Maize Silage Utilization of Fertilizer and Soil Nitrogen on a Hill-land Ultisol Relative to Tillage Method
- Thomas E. Staley and
- H. Douglas Perry
Few studies have compared N utilization by maize (Zea mays L.) under conventional tillage (CT) and no-tillage (NT) in the Appalachian region. Silage production (TDM) and fertilizer N and soil N uptake, were investigated in a 3-yr study on a Gilpin silt loam (fine-loamy, mixed, mesic Typic Hapludult) in West Virginia previously cropped to pasture. 15N-depleted N fertilizer was band-applied, within-row, at 0, 56, 112, and 224 kg N ha−1, 4 wk after planting. Tillage method did not affect silage production, N concentration or total N uptake at any N rate. Maximal silage production under NT (13.2 Mg ha−1) was calculated to require just 24 kg ha−1 more fertilizer N than under CT (12.6 Mg ha−1). Fertilizer N uptake (kg ha−1) was similarly unaffected by tillage method, with annual fertilizer N use efficiencies (% recovery) of 55, 54, and 49% under NT, and 57, 57, and 48% under CT, at application rates of 56, 112, and 224 kg ha−1, respectively. Similar percentages for cumulative fertilizer N use efficiencies, which account for any labeled N carried over from year to year, suggest that there was little residuum available to the crop, particularly at near-optimal N rates. Soil N uptake decreased by 17% with N additions below (56 kg ha−1) or above (224 kg ha−1) the optimum, but was generally unaffected by tillage method. These similarities between NT and CT for maize silage production and N use, despite using a management system contrived to show differences, emphasize the importance of edaphic and climatological factors in predicting N responses under various tillage methods. Nonetheless, these resuits show that reasonably high levels of silage can be produced without excessive fertilizer N requirements ( ≈ 170 kg N ha−1) or losses (< 50%) when pastures are converted to NT maize.Please view the pdf by using the Full Text (PDF) link under 'View' to the left.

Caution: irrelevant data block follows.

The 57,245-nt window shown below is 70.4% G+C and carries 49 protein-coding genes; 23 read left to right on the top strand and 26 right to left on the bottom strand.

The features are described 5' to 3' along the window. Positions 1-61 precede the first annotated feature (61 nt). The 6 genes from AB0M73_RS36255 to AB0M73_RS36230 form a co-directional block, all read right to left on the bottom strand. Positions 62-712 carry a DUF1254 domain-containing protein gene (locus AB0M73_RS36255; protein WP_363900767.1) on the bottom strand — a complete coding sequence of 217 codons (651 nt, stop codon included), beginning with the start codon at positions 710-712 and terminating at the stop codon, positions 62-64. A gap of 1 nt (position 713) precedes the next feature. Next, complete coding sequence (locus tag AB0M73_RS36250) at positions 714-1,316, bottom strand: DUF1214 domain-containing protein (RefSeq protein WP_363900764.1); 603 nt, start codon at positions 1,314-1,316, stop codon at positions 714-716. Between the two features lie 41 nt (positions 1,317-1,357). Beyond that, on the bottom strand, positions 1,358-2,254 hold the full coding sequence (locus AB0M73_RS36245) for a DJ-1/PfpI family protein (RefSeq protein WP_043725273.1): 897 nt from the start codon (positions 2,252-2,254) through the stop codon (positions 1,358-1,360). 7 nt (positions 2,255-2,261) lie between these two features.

Copyright © . .